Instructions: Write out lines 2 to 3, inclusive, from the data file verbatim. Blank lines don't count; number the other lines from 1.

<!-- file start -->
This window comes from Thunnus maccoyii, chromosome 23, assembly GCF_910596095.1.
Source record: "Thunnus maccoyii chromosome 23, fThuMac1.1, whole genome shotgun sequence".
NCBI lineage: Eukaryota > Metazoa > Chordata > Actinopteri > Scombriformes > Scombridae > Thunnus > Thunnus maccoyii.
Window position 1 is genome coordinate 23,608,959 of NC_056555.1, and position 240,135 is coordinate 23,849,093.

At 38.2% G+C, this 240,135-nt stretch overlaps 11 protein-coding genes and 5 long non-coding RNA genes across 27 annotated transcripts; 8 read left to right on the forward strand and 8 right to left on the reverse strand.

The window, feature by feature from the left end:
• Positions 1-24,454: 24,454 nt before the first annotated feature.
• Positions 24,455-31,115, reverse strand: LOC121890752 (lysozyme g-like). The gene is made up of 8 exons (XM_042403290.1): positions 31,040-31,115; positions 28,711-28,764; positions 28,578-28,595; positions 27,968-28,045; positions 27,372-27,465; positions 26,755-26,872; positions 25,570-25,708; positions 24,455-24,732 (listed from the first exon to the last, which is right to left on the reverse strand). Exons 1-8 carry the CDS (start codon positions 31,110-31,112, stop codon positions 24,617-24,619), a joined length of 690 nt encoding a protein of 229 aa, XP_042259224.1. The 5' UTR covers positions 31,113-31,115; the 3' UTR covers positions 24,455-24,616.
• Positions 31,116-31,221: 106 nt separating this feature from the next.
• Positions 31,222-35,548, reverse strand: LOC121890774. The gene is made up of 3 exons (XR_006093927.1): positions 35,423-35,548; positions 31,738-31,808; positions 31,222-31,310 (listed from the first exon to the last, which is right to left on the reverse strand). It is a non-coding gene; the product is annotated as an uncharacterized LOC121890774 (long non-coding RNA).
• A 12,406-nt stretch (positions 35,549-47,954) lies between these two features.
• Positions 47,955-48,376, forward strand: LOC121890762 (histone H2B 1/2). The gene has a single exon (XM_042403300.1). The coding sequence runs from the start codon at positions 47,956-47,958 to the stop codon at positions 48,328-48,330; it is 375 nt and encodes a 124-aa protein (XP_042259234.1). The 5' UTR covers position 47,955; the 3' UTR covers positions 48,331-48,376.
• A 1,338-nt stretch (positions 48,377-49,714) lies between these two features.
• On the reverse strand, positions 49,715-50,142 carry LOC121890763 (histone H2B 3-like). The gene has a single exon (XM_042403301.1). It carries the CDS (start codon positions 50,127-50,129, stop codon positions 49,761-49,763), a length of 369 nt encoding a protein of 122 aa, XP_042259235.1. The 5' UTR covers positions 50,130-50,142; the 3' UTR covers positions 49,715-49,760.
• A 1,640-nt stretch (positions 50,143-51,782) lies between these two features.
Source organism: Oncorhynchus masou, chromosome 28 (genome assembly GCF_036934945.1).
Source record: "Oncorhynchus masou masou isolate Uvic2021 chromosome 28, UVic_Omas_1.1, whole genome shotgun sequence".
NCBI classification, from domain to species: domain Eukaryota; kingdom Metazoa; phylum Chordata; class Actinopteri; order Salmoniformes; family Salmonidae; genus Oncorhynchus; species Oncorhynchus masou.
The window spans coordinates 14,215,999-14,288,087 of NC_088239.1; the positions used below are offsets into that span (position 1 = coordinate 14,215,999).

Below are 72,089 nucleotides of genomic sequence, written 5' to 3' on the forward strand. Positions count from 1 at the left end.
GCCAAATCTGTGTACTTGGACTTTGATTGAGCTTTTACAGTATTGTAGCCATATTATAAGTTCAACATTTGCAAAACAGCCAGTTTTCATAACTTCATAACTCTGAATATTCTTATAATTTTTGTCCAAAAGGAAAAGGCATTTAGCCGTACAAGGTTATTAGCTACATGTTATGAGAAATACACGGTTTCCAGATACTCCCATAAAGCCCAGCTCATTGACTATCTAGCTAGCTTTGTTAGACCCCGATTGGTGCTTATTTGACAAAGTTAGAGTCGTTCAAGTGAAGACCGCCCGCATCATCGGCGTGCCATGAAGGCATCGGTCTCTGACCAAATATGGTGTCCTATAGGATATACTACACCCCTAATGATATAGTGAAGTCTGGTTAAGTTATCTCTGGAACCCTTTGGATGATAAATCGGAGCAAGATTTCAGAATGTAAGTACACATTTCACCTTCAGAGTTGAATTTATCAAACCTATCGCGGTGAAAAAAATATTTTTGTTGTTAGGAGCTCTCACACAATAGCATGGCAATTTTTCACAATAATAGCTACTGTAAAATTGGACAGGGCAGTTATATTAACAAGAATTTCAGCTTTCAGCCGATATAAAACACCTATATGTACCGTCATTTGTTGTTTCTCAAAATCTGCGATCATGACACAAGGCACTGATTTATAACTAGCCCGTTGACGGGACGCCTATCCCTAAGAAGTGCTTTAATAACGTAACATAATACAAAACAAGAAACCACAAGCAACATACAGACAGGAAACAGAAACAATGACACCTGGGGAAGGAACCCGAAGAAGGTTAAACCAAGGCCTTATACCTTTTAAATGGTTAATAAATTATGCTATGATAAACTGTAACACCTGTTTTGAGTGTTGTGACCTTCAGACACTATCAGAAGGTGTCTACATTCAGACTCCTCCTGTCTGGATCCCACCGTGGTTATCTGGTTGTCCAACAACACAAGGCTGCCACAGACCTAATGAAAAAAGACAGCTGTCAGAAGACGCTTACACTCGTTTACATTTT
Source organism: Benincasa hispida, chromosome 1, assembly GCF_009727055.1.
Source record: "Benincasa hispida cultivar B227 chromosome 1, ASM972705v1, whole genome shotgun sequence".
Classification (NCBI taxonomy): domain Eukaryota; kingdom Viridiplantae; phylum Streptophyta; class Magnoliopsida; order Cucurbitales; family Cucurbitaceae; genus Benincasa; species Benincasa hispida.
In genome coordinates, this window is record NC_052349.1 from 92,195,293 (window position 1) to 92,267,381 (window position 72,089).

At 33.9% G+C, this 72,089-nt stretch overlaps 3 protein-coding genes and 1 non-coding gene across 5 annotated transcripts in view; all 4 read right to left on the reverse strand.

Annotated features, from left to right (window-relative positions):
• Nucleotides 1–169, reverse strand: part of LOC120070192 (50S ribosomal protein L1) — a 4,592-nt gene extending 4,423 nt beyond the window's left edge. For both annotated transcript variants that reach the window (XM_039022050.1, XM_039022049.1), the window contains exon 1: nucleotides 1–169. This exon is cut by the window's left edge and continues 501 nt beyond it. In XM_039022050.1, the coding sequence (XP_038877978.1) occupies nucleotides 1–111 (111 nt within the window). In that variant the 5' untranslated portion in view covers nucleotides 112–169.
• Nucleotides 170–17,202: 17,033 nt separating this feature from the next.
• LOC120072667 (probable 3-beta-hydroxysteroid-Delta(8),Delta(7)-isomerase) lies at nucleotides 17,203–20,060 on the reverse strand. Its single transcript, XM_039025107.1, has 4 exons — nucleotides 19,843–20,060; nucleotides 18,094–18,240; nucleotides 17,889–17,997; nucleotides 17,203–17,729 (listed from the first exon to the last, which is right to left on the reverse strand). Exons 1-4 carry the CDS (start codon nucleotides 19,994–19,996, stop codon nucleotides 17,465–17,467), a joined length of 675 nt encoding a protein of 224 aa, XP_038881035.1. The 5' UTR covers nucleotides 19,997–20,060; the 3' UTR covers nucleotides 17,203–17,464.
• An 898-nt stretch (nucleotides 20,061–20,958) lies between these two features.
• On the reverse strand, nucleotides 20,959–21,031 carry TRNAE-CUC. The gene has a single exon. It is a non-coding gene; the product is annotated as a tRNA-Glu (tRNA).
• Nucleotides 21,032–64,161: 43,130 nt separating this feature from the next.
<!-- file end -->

Source record: "Thunnus maccoyii chromosome 23, fThuMac1.1, whole genome shotgun sequence".
NCBI lineage: Eukaryota > Metazoa > Chordata > Actinopteri > Scombriformes > Scombridae > Thunnus > Thunnus maccoyii.